Understanding the physical basis of the climate system is necessary in order to make sound predictions about future climate variability and its potential impacts on society. This course,which is one of the two required (core) courses for the Graduate Certificate in Marine andCoastal Climate Change, will examine climate change from the scientific side. Students will learn how the climate system works, how climate has changed throughout Earth's history, and how this information is used to predict the response of climate to both natural and anthropogenic forcing in the future. The course will be placed in the context of the marine and coastal environment.
relate human population size to natural resources and resource consumptionExplain the carbon, hydrologic, nitrogen, sulfur, and phosphorus cycles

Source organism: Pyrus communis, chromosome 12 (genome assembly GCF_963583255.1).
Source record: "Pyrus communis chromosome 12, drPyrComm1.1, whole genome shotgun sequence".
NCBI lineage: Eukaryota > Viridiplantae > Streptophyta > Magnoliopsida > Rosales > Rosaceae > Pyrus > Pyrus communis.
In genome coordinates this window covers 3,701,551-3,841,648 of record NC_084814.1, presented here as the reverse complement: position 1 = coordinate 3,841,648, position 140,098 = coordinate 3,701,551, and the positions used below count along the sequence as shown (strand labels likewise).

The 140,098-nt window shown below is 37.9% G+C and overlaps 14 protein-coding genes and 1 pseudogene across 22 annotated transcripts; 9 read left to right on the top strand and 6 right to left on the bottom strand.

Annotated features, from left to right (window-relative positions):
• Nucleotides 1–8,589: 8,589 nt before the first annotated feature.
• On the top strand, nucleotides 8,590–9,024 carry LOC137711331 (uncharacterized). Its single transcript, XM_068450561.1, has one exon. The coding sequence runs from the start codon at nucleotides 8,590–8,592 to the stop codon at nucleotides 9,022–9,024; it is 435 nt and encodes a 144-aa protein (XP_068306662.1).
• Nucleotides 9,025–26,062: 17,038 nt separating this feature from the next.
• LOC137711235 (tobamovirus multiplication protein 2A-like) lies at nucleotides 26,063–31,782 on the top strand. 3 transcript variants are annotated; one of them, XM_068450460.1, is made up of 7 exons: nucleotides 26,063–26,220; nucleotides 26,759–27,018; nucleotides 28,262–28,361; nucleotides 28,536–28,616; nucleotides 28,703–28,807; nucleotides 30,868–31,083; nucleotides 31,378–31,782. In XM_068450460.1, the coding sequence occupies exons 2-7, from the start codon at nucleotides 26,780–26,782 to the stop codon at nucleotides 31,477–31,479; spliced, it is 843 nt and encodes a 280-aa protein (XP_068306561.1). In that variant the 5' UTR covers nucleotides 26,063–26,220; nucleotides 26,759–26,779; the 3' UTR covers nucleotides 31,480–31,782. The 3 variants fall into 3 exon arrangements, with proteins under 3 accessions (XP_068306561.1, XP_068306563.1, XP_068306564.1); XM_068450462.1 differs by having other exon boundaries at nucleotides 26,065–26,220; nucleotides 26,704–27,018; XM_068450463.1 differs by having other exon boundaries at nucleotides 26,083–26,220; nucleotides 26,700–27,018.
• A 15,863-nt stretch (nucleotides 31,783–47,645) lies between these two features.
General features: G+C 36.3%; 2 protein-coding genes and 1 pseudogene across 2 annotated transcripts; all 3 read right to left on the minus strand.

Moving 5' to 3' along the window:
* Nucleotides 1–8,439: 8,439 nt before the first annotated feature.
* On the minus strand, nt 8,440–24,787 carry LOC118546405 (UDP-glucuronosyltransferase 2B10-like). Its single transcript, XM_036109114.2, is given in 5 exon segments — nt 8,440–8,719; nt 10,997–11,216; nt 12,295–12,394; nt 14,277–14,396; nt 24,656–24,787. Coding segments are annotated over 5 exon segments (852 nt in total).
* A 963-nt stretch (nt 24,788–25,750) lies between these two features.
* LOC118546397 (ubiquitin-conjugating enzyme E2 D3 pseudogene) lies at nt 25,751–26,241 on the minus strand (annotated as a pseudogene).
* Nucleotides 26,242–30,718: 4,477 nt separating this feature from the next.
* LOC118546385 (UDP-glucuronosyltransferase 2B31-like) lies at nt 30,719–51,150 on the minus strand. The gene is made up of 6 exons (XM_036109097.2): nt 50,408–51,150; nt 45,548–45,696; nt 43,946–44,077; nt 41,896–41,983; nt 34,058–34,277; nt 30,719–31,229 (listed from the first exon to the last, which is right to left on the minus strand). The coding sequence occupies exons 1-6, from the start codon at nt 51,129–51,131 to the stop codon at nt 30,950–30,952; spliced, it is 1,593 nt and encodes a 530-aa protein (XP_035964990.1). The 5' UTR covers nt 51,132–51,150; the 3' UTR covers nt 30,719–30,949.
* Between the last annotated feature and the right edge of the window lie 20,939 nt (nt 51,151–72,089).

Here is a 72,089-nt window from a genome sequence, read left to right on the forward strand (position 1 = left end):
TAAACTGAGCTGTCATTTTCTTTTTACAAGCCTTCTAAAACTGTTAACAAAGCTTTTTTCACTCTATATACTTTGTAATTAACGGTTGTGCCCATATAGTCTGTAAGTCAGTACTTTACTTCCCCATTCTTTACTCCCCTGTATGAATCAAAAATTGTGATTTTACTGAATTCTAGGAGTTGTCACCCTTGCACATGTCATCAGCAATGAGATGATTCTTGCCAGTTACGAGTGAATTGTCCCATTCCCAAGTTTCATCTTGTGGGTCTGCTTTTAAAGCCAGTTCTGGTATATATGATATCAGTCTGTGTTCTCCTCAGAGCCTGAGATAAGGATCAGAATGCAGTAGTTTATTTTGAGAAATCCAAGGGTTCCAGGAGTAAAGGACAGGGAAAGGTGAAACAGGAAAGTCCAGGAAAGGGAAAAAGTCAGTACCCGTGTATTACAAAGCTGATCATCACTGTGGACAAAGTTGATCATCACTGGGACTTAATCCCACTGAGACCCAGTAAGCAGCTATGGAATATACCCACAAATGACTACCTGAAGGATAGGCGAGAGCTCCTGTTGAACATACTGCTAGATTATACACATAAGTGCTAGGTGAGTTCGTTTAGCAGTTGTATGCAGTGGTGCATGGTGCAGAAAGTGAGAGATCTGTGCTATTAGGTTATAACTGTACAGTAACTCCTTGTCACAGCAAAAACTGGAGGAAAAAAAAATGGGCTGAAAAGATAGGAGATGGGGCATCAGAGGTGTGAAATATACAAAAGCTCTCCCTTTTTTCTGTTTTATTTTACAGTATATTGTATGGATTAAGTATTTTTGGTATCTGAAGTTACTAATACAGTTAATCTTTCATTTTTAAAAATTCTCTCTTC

describe ecological succession, population ecology, and carrying capacity
summarize the effects of air pollution on human health and natural systemsDescribe causes and effects of global climate change
discuss sustainable freshwater use and management practicesSummarize types of water pollution and methods for improving water quality
identify human activities that contribute to marine pollution and impact marine ecosystems
summarize soil and land resource conservation effortsDiscuss human causes of species endangerment and extinction
describe the types of solid and hazardous wastes and how they are managed
summarize the pros and cons associated with various energy sources
write a report, develop a lesson plan or create an interpretive guide based on an Environmental Science topic
Henson, R. (2011). The Rough Guide to Climate Change. 2nd Ed. Rough Guides, Ltd.ISBN 1‐8582‐8105‐9
Ruddiman, W. (2008). Earth's Climate: Past and Future. Freeman, W.H. & Company. ISBN 0‐7167‐3741‐8
The Mission of the Oceanographic Center is to carry out innovative, basic and applied research and to provide high-quality graduate and undergraduate education in a broad range of marine science and related disciplines.